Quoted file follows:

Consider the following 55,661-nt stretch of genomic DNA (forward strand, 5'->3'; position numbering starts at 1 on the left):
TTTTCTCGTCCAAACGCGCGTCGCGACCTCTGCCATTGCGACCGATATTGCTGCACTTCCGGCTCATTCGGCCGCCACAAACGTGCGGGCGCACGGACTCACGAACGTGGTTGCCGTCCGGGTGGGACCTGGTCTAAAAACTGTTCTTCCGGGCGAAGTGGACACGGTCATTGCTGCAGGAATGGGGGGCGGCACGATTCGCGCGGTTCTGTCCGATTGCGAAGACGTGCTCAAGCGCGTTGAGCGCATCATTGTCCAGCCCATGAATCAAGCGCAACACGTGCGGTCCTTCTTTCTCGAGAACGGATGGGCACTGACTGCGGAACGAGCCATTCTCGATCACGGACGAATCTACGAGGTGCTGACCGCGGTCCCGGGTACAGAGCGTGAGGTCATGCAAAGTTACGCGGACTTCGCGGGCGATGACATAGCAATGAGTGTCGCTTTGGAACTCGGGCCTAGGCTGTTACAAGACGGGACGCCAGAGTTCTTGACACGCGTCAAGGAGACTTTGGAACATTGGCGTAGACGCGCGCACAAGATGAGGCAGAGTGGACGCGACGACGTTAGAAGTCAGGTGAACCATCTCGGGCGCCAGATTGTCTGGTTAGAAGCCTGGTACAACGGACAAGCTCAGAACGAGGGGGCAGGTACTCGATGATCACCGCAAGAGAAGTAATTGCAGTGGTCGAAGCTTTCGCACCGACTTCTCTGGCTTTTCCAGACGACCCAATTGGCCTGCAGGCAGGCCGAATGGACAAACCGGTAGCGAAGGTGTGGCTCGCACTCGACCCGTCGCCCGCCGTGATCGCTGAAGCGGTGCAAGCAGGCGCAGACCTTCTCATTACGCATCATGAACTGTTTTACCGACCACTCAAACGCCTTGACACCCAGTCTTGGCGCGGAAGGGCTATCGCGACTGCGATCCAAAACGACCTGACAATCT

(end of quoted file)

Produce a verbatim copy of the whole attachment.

Consider the following 55,661-nt stretch of genomic DNA (forward strand, 5'->3'; position numbering starts at 1 on the left):
TTTTCTCGTCCAAACGCGCGTCGCGACCTCTGCCATTGCGACCGATATTGCTGCACTTCCGGCTCATTCGGCCGCCACAAACGTGCGGGCGCACGGACTCACGAACGTGGTTGCCGTCCGGGTGGGACCTGGTCTAAAAACTGTTCTTCCGGGCGAAGTGGACACGGTCATTGCTGCAGGAATGGGGGGCGGCACGATTCGCGCGGTTCTGTCCGATTGCGAAGACGTGCTCAAGCGCGTTGAGCGCATCATTGTCCAGCCCATGAATCAAGCGCAACACGTGCGGTCCTTCTTTCTCGAGAACGGATGGGCACTGACTGCGGAACGAGCCATTCTCGATCACGGACGAATCTACGAGGTGCTGACCGCGGTCCCGGGTACAGAGCGTGAGGTCATGCAAAGTTACGCGGACTTCGCGGGCGATGACATAGCAATGAGTGTCGCTTTGGAACTCGGGCCTAGGCTGTTACAAGACGGGACGCCAGAGTTCTTGACACGCGTCAAGGAGACTTTGGAACATTGGCGTAGACGCGCGCACAAGATGAGGCAGAGTGGACGCGACGACGTTAGAAGTCAGGTGAACCATCTCGGGCGCCAGATTGTCTGGTTAGAAGCCTGGTACAACGGACAAGCTCAGAACGAGGGGGCAGGTACTCGATGATCACCGCAAGAGAAGTAATTGCAGTGGTCGAAGCTTTCGCACCGACTTCTCTGGCTTTTCCAGACGACCCAATTGGCCTGCAGGCAGGCCGAATGGACAAACCGGTAGCGAAGGTGTGGCTCGCACTCGACCCGTCGCCCGCCGTGATCGCTGAAGCGGTGCAAGCAGGCGCAGACCTTCTCATTACGCATCATGAACTGTTTTACCGACCACTCAAACGCCTTGACACCCAGTCTTGGCGCGGAAGGGCTATCGCGACTGCGATCCAAAACGACCTGACAATCT